It is well to realize that each of these supposed “machines” is a massive complex of continuously changing molecular composition, with the component molecules themselves subject to modifications crucial for their functioning. All these changes represent an unfathomably intricate shifting of chemical and physical bonds — a qualitative refiguring of the balance of forces. This mean that there is an ongoing, even if often subtle, transformation of substances — the kind of transformation that, at one extreme, produces water from hydrogen and oxygen and, at the other, alters the forces and energies within some portion of a macromolecule just enough to shift its biological activity from one pathway to another.
Where is the justification for interpreting these biochemical metamorphoses as machine interactions?
Mysteries of water. It is also emerging that the cellular contents manifest a kaleidoscopically changing pattern of locally distinct phases — liquid, semi-liquid, solid, gel, and so on. Working with flatworms, Hubstenberger et al. (2013*) found that as egg cells mature, many highly viscous, semi-liquid molecular complexes become more dynamic liquid droplets and their constituents become more mobile, which is thought to promote rapid changes in organization of the complexes after fertilization — changes, for example, that facilitate the differentiation of cells in the growing embryo. Again, where is the “machinery” in this?
Then there is water itself, which is a mediator not only of phase changes in the cell, but also of nearly everything that goes on. When structural biologists Mark Gerstein and Michael Levitt tried to develop a computer simulation of DNA, they found the molecule falling apart until they added water to the simulation. Water molecules “are able to interact with nearly every part of DNA’s double helix, including the base pairs that constitute the genetic code”. From protein folding to just about any chemical reaction, you’d be hard put to find any activity in the organism that is not dependent upon, and in one way or another shaped by, the local and infinitely varying collective structure of water molecules.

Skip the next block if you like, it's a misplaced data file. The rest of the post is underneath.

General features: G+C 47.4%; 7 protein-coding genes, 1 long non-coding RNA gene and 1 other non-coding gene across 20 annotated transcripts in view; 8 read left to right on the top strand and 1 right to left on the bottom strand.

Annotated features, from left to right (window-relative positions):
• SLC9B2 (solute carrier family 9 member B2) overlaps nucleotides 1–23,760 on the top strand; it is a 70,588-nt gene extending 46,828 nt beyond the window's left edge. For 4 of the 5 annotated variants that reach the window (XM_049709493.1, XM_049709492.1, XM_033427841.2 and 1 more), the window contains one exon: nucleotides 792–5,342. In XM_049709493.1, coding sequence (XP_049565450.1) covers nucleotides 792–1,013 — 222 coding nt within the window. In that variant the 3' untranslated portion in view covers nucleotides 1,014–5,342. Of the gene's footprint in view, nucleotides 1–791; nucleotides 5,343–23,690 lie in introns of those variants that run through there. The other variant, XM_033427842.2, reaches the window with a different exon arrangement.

Reflecting upon this kind of thing, Philip Ball wrote,
Why should we place so much emphasis, for example, on determining crystal structures of proteins and relatively little on a deep understanding of the [water-related] forces ... that hold that structure together and that enable it to change and flex so that the molecule can do its job? (Ball 2013*)
In the molecular realm, where we have no observational justification for thinking in terms of anything like familiar substances or matter, the easiest thing, it seems, is simply to reify our theoretical constructs and leave it at that. Having ignored the deepest mysteries of physics over the past century, biologists, it seems, can simply think “machine”, draw cartoon pictures of molecular complexes that look like machines, and — hey presto! — they have molecular machines.